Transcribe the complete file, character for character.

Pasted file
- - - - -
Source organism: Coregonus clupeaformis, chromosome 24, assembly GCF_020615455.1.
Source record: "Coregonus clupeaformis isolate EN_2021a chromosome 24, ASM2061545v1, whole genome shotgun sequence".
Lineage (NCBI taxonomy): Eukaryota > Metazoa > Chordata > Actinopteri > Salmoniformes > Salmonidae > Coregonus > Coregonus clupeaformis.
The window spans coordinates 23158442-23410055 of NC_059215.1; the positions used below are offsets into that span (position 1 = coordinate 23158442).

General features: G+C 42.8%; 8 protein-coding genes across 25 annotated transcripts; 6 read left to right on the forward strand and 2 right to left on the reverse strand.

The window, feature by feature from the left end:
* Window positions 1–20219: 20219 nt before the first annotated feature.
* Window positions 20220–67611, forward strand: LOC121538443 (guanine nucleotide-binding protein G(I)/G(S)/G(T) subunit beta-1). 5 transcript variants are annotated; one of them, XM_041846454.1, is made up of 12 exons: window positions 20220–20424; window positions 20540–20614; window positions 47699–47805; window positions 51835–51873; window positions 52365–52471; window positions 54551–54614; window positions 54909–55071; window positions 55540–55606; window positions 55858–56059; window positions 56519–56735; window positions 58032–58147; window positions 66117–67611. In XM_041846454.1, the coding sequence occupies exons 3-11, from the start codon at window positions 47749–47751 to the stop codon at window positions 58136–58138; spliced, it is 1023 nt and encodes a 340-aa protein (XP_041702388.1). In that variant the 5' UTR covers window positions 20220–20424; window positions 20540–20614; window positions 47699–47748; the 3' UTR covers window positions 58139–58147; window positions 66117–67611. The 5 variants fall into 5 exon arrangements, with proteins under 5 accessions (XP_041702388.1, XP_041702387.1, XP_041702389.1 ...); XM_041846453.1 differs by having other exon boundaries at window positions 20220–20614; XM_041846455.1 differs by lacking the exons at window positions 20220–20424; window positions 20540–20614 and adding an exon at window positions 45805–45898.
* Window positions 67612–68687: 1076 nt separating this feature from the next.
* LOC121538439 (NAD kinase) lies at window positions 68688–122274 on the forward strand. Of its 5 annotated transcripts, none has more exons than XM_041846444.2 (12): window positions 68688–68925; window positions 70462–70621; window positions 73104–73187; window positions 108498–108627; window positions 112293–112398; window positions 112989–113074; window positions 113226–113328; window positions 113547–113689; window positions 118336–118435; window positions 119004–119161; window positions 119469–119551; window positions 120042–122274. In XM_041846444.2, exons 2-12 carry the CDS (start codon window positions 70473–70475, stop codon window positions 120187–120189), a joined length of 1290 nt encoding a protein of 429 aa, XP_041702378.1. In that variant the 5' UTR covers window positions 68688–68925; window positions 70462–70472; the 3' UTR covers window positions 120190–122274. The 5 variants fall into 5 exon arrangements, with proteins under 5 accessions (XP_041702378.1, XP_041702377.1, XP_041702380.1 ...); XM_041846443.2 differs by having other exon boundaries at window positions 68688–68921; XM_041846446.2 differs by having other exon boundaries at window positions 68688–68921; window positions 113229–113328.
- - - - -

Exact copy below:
Source organism: Coregonus clupeaformis, chromosome 24, assembly GCF_020615455.1.
Source record: "Coregonus clupeaformis isolate EN_2021a chromosome 24, ASM2061545v1, whole genome shotgun sequence".
Lineage (NCBI taxonomy): Eukaryota > Metazoa > Chordata > Actinopteri > Salmoniformes > Salmonidae > Coregonus > Coregonus clupeaformis.
The window spans coordinates 23158442-23410055 of NC_059215.1; the positions used below are offsets into that span (position 1 = coordinate 23158442).

General features: G+C 42.8%; 8 protein-coding genes across 25 annotated transcripts; 6 read left to right on the forward strand and 2 right to left on the reverse strand.

The window, feature by feature from the left end:
* Window positions 1–20219: 20219 nt before the first annotated feature.
* Window positions 20220–67611, forward strand: LOC121538443 (guanine nucleotide-binding protein G(I)/G(S)/G(T) subunit beta-1). 5 transcript variants are annotated; one of them, XM_041846454.1, is made up of 12 exons: window positions 20220–20424; window positions 20540–20614; window positions 47699–47805; window positions 51835–51873; window positions 52365–52471; window positions 54551–54614; window positions 54909–55071; window positions 55540–55606; window positions 55858–56059; window positions 56519–56735; window positions 58032–58147; window positions 66117–67611. In XM_041846454.1, the coding sequence occupies exons 3-11, from the start codon at window positions 47749–47751 to the stop codon at window positions 58136–58138; spliced, it is 1023 nt and encodes a 340-aa protein (XP_041702388.1). In that variant the 5' UTR covers window positions 20220–20424; window positions 20540–20614; window positions 47699–47748; the 3' UTR covers window positions 58139–58147; window positions 66117–67611. The 5 variants fall into 5 exon arrangements, with proteins under 5 accessions (XP_041702388.1, XP_041702387.1, XP_041702389.1 ...); XM_041846453.1 differs by having other exon boundaries at window positions 20220–20614; XM_041846455.1 differs by lacking the exons at window positions 20220–20424; window positions 20540–20614 and adding an exon at window positions 45805–45898.
* Window positions 67612–68687: 1076 nt separating this feature from the next.
* LOC121538439 (NAD kinase) lies at window positions 68688–122274 on the forward strand. Of its 5 annotated transcripts, none has more exons than XM_041846444.2 (12): window positions 68688–68925; window positions 70462–70621; window positions 73104–73187; window positions 108498–108627; window positions 112293–112398; window positions 112989–113074; window positions 113226–113328; window positions 113547–113689; window positions 118336–118435; window positions 119004–119161; window positions 119469–119551; window positions 120042–122274. In XM_041846444.2, exons 2-12 carry the CDS (start codon window positions 70473–70475, stop codon window positions 120187–120189), a joined length of 1290 nt encoding a protein of 429 aa, XP_041702378.1. In that variant the 5' UTR covers window positions 68688–68925; window positions 70462–70472; the 3' UTR covers window positions 120190–122274. The 5 variants fall into 5 exon arrangements, with proteins under 5 accessions (XP_041702378.1, XP_041702377.1, XP_041702380.1 ...); XM_041846443.2 differs by having other exon boundaries at window positions 68688–68921; XM_041846446.2 differs by having other exon boundaries at window positions 68688–68921; window positions 113229–113328.